EXT. DESERT. DAY.
That didn’t take long. Scene directions never do. And yet to realise it, the producers will have to fork out thousands of dollars, recruit the film crew, the actors, the people who look after the crew and the actors, and the people who organise getting large groups of people into any location indicated in the script, however remote. And then there’ll be the stunt men and women, the catering corps, the tent people, the props department, the wardrobe department, the people who teach the actors hopefully not to fire live rounds at each other. And so it goes on. Most people have left the cinema by the time the last make-up artist has been credited near the bottom of the scroll of honour.
And by the time the scriptwriter’s script has been turned, at eye-watering expense, into the Oscar-winning blockbuster, he or she will be well into their next set of instructions: INT. RESTAURANT. NIGHT. A smatter of small-talk, then segue into EXT. RUNWAY. DAWN and off we go again.
Script writing is not something I’d ever associated with ghost-writing, but then a story arrived in my inbox which simply screamed Film! Oscar season seems a good time to explore what this might involve.
Like most – but not all – of the jobs I’ve taken on over the years, this is a true story. And it’s amazing. As is often the case, the first thing to do is establish the facts, and then tease out the story’s connections, the thread of one thing leading to another without inexplicable gaps. Quite often you don’t spot the important questions until you get to the point in the story where one thing doesn’t connect with the next thing. When you do, there’s often the response: Oh, I didn’t think that was important. You take the answer gratefully and push on with telling the story.
But telling it as a film dramatically different. We had a serious conversation at the start of the process. Yes, the story is great, surprising, amazing. It could be made into a book. But there was something about its epic quality that cried out to be screened. It would have made a great documentary, but there was nobody filming it at the time – though the great global event that it runs parallel to is well documented. So let’s go big, I suggested. Why not? What have we got to lose?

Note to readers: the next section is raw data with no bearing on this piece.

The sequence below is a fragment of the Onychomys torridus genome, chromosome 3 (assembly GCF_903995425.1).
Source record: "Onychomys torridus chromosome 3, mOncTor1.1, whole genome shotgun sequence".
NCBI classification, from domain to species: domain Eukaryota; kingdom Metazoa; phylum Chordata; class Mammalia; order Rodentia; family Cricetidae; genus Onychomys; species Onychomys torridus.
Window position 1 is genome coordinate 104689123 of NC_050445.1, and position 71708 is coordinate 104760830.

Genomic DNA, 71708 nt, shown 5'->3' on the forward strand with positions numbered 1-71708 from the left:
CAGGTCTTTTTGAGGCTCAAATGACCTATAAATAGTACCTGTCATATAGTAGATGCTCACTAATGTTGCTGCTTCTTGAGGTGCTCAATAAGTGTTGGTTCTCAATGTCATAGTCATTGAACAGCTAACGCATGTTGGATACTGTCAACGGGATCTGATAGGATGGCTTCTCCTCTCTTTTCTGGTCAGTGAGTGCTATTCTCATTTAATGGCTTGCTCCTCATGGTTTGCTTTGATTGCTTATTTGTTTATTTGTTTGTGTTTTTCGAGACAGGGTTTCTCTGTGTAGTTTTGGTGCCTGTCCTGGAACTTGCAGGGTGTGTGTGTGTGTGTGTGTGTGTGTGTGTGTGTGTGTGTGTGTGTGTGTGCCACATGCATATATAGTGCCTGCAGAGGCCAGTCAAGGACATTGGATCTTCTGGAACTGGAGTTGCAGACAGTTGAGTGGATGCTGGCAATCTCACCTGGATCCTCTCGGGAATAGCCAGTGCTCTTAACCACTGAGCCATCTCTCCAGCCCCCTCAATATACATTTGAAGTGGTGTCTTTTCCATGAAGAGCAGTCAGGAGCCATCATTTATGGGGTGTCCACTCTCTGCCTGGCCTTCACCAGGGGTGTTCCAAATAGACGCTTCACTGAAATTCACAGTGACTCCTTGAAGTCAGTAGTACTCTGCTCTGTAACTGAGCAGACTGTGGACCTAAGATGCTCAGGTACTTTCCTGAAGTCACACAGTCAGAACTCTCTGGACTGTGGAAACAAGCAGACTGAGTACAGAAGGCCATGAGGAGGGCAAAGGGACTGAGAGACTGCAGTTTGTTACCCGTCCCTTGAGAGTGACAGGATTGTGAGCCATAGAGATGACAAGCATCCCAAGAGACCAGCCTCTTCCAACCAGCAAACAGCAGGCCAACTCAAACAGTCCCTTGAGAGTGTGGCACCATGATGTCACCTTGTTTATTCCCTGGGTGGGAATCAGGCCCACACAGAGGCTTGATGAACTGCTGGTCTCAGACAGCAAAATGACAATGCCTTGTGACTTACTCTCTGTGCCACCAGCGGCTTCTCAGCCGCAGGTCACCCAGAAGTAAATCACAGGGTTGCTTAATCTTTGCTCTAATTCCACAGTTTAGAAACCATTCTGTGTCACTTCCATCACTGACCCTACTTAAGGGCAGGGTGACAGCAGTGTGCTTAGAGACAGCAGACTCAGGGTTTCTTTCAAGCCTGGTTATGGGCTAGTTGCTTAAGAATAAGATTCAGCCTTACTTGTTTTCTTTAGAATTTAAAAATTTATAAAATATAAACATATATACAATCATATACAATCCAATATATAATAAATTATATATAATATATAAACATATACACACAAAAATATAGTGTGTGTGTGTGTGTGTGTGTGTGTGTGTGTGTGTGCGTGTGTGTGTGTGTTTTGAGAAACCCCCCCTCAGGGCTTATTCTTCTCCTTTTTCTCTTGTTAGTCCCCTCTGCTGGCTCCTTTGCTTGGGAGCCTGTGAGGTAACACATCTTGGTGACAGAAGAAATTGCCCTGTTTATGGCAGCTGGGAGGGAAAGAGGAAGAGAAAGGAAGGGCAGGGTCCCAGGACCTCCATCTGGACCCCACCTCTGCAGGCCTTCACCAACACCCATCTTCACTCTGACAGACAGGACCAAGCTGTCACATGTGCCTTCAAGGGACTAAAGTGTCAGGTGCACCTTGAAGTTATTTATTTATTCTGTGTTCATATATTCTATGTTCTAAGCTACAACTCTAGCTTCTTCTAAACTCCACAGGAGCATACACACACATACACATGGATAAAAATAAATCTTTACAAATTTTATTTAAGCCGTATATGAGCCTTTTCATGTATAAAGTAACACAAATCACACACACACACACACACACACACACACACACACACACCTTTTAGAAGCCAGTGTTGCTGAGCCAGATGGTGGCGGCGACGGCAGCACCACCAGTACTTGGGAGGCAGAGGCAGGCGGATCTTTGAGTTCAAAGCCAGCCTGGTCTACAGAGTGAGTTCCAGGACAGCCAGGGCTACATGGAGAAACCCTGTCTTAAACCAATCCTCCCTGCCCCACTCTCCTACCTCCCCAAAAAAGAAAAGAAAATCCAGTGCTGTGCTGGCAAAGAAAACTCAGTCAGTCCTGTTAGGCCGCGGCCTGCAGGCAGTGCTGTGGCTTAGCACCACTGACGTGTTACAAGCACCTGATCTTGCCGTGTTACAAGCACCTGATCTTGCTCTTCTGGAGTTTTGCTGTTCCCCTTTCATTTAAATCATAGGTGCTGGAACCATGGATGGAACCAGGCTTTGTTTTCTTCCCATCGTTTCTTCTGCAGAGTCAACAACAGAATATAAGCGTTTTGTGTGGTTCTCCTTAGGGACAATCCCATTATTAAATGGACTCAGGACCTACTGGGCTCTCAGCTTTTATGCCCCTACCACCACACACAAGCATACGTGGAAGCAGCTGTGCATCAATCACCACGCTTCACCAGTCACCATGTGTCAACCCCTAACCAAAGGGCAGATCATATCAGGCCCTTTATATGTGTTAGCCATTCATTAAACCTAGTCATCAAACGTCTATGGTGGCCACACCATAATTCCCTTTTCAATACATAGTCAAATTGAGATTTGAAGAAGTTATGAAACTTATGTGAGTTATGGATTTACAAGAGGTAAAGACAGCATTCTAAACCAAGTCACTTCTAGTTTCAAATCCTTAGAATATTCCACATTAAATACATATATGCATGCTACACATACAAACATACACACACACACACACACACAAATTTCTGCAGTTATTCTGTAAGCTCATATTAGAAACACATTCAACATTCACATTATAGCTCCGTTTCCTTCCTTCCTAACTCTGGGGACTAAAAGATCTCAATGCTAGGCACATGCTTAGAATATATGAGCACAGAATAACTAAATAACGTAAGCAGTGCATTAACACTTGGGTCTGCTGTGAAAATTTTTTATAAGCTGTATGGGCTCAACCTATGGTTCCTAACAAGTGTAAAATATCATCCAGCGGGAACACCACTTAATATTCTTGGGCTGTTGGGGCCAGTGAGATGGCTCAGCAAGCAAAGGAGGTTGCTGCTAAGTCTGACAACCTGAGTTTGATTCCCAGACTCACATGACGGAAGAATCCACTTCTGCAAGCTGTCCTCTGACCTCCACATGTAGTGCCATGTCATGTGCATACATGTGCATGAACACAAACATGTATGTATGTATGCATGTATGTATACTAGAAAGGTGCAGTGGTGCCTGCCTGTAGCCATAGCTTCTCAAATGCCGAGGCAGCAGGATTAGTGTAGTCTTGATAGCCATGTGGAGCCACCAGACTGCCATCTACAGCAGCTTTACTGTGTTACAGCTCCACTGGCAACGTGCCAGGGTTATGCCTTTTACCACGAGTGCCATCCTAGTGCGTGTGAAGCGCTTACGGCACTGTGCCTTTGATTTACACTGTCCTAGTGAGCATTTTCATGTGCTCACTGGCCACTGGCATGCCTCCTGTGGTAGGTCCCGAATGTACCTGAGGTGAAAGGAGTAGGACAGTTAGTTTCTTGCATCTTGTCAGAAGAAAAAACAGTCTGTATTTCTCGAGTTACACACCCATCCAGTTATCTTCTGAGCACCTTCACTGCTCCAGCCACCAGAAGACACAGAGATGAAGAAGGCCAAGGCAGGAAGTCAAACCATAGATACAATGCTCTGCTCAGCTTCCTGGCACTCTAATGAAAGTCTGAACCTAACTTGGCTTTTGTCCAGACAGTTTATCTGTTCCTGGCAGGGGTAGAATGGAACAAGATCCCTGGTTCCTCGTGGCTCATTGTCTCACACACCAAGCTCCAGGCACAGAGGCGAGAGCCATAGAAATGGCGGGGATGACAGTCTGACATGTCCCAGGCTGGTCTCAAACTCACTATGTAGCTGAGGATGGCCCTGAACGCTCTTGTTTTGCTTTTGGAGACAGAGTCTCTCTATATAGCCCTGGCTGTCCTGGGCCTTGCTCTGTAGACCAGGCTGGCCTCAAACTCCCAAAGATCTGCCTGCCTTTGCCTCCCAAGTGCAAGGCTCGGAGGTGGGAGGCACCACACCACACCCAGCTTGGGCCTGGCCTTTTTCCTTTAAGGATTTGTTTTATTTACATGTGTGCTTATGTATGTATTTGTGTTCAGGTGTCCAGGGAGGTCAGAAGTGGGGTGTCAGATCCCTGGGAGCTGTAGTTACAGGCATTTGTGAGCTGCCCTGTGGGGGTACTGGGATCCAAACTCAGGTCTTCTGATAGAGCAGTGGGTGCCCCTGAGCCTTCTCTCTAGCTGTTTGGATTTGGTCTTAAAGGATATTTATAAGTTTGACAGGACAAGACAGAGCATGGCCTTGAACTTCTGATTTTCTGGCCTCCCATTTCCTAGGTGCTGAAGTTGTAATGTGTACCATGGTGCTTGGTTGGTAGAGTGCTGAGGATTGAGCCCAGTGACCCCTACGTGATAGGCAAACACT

So, that’s what we’ve done. We’re turning a boyhood adventure into what we hope will be a blockbuster. I’ve explained that as it isn’t a documentary, it’s going to have to follow all those ‘Based on a true story’ films in pushing things a bit. This has its consequences.
I’m not someone who likes waiting until all the research is done, every episode identified, and every brick in the narrative wall neatly numbered. I like to know where we’re going, but I also find jumping in at the deep end is a remarkable stimulus to creativity. I felt I needed to get the story started. This entailed a bit of family background. Everyone has a younger sister, don’t they? No they don’t. (I don’t.) She and all her scenes had to go. Actually, the whole opening section had to go. Not exciting enough. EXT. DESERT. NIGHT. is how we start now, and it’s pretty damn exciting.
And it has to get more and more exciting. Jeopardy has to ratchet up, with everything leading to a finale of seemingly insuperable danger and threat, culminating in – well, we all know how these things end. Easy-peasy, you’d think. But no. Screenwriting is a craft, and there are rules. Serious rules. No one tells a novelist how many pages her story should take up, or a biographer for that matter. Poets, the feline strays of literature, can do whatever they like – except when it comes to writing sonnets, of course. But every film script is a sonnet in that there are strict rules about length: it has to be 100 pages long. Martin McDonagh’s The Banshees of Inisherin has been nominated in nine different categories. One of the things he is admired for is his strict adherence to the conventions. His producer, Graham Broadbent, has been quoted as saying, ‘As a producer, a lot of your time is spent in development, redrafting, redrafting, redrafting. Martin just says, “Here you go. Here’s your 100 pages. Do you want to make it?”’
Squeezing a story into 100 pages is tough. You have to be ruthless. Every scene has to be as sharp and as short as you can make it. If you don’t need dialogue, don’t write any. The same goes for characters. If you don’t need them, you need to eliminate them. You have to cut corners, simplify things, speed things up, wrench reality into an all-absorbing story that will hold an audience’s attention for two hours.
It must be an extraordinary experience having that done to your life, and I know with every draft I share, I am pushing my luck. ‘It didn’t happen!’ ‘I know it didn’t happen, but when you’re in a packed cinema surrounded by complete strangers crying their eyes out, even you’ll believe it happened!’
So far, so good.
We haven’t discussed who gives the Oscar acceptance speech, but I guess our roles are obvious: I’ll write it, he’ll deliver it. We’re aiming for 2025. Watch out for it!